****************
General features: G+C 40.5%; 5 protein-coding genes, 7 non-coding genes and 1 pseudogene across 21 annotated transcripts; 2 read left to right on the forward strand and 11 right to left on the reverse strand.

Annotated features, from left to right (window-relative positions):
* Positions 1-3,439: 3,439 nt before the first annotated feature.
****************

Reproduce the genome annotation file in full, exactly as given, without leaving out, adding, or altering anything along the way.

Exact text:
General features: G+C 40.5%; 5 protein-coding genes, 7 non-coding genes and 1 pseudogene across 21 annotated transcripts; 2 read left to right on the forward strand and 11 right to left on the reverse strand.

Annotated features, from left to right (window-relative positions):
* Positions 1-3,439: 3,439 nt before the first annotated feature.